Red or Dead's most significant retail deals are with the specialist optical retailer Specsavers, a deal that started in 2003, and the branded fashion footwear multiple Schuh, whose agreement with Red or Dead started in 2004. Both have proved that there is a place for the brand in diverse categories.
The optical collection, called What a Spectacle, is consistently the best-selling branded line in the 1,000 Specsavers stores, and in 2009, the range is being extended with a new collection for teens. At Schuh, the women's collection was augmented with a men's footwear line last spring.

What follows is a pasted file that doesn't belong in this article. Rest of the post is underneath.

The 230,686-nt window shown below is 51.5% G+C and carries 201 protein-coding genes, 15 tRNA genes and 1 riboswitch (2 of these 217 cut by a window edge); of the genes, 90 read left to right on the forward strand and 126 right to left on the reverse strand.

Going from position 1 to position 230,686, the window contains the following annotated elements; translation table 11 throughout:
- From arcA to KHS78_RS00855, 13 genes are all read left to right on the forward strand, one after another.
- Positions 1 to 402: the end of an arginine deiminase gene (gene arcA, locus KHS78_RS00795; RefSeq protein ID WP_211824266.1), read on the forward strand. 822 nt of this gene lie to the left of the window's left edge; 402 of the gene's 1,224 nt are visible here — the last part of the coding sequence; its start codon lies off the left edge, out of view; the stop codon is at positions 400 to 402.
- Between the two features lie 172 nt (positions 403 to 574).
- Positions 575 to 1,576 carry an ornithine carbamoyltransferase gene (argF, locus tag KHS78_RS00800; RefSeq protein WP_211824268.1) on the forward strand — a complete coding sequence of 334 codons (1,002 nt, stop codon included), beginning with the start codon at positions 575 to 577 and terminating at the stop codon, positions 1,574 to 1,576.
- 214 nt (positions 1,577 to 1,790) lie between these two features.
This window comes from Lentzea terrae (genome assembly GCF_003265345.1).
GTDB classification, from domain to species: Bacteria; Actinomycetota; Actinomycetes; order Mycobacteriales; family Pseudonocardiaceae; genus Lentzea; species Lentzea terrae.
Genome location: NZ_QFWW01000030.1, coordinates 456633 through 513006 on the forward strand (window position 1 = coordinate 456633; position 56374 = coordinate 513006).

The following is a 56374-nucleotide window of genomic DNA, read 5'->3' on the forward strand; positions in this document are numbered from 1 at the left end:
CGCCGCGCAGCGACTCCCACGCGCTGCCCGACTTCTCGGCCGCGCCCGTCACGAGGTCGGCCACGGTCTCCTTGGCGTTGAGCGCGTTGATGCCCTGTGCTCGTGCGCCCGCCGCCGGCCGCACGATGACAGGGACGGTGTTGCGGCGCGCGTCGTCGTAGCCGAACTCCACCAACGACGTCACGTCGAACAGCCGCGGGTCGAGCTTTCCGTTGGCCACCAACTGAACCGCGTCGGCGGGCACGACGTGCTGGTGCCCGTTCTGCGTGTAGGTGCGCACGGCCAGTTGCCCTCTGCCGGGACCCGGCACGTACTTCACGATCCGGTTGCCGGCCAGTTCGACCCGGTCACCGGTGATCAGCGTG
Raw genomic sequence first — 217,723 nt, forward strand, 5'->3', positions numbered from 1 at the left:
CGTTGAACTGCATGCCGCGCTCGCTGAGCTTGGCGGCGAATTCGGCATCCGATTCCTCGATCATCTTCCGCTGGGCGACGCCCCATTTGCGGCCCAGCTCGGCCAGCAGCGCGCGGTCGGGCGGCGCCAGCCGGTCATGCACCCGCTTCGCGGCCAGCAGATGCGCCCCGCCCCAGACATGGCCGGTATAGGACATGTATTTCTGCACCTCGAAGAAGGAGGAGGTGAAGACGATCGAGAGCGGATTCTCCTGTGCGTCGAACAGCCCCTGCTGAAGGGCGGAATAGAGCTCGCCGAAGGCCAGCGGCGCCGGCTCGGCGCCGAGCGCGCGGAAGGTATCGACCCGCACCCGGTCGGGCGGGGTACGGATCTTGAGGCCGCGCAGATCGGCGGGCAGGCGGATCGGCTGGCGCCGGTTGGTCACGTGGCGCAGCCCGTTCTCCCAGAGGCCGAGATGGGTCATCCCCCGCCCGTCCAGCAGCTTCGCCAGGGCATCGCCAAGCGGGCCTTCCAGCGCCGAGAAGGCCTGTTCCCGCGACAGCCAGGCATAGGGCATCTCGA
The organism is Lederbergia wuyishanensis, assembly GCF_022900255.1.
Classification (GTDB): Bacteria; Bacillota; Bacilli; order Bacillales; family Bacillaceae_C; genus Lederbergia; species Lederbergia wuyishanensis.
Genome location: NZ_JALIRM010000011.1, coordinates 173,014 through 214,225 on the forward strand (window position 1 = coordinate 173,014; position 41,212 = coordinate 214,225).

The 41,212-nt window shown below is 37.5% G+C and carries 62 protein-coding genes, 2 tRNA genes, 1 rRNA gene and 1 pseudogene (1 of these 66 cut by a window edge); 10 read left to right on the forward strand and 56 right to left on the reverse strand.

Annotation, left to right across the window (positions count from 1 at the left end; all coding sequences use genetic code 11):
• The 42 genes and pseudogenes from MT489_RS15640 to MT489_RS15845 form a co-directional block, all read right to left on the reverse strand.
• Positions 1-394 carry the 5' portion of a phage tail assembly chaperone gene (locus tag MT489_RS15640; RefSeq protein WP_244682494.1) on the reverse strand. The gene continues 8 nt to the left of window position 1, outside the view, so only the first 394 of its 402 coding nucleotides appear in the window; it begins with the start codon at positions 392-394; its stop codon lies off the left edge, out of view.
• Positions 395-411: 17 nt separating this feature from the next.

Although it is one of the most successful specialist footwear retailers in the U.K., Schuh only has some 55 stores and 15 concessions within young fashion retailer Republic.
"People ask why I have not broadened the footwear distribution. But I know that other fashion footwear brands would love to achieve the sales that we do through Schuh. And when you work closely with a strong retailer, you are all part of the same team."
Massey is not in the business of making a quick return on the Red or Dead name. "I don't want a check for a guaranteed minimum royalty—that's not about brand building," she says.
After establishing the brand with Schuh and Specsavers, the extension program has gained momentum in 2008 with launches of sunglasses, bags and watches. And spring 2009 will see the core area of fashion launched with branded young fashion retailer Bank.